How to Limit Your Student Debt Load with These 6 ResourcesAug 01, 2018
For Canadian university students, a debt load isn’t always top of mind in the middle of the school year. With daily homework, exams to study for, and extracurriculars, keeping track of your finances can feel like extra work that you don’t have time for.
That’s why the summer is a good time to put together a financial plan for the school year ahead.
Just like studying for exams, starting early is key. By creating a budget in August, you have the chance to research ways to save money when September rolls around. This might give you the opportunity to start paying off student debt during the school year instead of waiting until after graduation to deal with it. Having a solid budget to follow can also help you avoid accumulating new debt.
To get you started and to spur your creativity, here’s a list of articles about keeping spending in check during the school year.
Learn how you should allocate your income with sub-categories like rent, food, cell phone and laundry. One great tip from this article: everyone’s budget is different, but you should still aim to have money left over to reduce debt or add to savings.
There’s nothing like real-life examples to inspire you to focus on debt relief options for yourself. Here, five Ottawans of various ages share their advice and stories — how they’re living with roommates, finding part-time work during the school year or seeking career opportunities.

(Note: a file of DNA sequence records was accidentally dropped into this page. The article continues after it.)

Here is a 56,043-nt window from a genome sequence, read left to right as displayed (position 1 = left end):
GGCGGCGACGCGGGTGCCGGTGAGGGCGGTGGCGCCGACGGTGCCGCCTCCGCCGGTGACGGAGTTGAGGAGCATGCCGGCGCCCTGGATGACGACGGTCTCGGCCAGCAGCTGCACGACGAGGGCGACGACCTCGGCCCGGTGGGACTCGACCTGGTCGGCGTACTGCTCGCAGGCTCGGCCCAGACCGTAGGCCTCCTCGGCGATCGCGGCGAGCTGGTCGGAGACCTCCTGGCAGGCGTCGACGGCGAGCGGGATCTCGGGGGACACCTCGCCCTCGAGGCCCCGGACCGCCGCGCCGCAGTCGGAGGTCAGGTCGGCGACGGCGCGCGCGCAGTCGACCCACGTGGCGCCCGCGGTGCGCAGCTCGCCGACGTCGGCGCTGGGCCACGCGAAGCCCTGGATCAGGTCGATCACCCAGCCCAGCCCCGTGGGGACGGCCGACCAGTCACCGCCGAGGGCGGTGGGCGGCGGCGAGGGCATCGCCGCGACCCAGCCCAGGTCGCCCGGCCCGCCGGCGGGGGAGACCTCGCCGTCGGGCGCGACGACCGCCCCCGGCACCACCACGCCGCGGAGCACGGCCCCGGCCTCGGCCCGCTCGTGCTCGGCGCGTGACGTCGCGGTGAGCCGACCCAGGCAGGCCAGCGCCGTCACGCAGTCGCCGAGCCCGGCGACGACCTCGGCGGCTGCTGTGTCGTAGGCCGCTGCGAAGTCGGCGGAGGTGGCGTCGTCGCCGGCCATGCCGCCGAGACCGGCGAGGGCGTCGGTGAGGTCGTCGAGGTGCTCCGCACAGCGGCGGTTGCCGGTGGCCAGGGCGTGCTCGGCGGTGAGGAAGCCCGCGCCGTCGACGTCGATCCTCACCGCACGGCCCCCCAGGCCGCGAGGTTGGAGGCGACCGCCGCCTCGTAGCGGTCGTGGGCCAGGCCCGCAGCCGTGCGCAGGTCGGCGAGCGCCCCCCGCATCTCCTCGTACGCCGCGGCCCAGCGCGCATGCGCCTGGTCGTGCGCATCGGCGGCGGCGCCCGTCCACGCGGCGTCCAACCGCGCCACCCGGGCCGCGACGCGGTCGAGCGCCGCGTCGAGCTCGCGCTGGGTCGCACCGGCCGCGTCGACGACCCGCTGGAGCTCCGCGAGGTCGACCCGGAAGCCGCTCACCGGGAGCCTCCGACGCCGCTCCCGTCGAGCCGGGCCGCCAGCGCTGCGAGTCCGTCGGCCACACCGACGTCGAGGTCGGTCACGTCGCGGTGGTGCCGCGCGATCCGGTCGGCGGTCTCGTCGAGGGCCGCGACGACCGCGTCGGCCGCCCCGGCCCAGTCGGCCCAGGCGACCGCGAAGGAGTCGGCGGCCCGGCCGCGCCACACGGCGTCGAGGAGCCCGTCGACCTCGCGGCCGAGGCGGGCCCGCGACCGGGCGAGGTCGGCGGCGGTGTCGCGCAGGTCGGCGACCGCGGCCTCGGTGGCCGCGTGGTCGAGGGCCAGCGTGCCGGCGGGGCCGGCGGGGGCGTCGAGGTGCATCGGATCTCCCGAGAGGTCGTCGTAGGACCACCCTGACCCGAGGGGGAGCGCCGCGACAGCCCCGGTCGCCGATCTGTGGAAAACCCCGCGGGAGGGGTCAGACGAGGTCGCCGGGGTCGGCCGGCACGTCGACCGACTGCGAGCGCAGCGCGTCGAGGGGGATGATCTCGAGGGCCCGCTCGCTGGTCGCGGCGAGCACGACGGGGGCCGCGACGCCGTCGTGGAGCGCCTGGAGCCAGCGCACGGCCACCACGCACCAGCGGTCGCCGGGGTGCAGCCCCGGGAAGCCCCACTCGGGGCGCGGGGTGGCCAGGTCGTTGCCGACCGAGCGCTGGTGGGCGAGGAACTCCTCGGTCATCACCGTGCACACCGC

Here’s another personal story about how to pay off debt (and save money) during school. Reaume suggests using the summer to sign up for as many scholarships as possible, especially before entering your first year. She also suggests maximizing your course load so you can get into the workforce quicker.
Baker’s philosophy is every little bit helps. She focuses on the small things you can do to save money on a daily basis. These 15 tips include taking advantage of freebie refills, cooking at home and renting textbooks at the library whenever possible.
More tips! Schwartz has some fun things thrown in here, like making friends with someone with a car, but there are practical tips too. The point about picking up your refund cheque for medical insurance from your student union is one many dependent students can use for an easy couple hundred dollars.
If your goal is to save money and minimize the impact of your student debt load on your finances, these articles are great for getting you to think about the big and small picture. You’ll still have to deal with certain realities, like expensive tuition and scarcity of used textbooks. But by using the summer to plan where you can find efficiencies, you might find finances a little less stressful during the school year.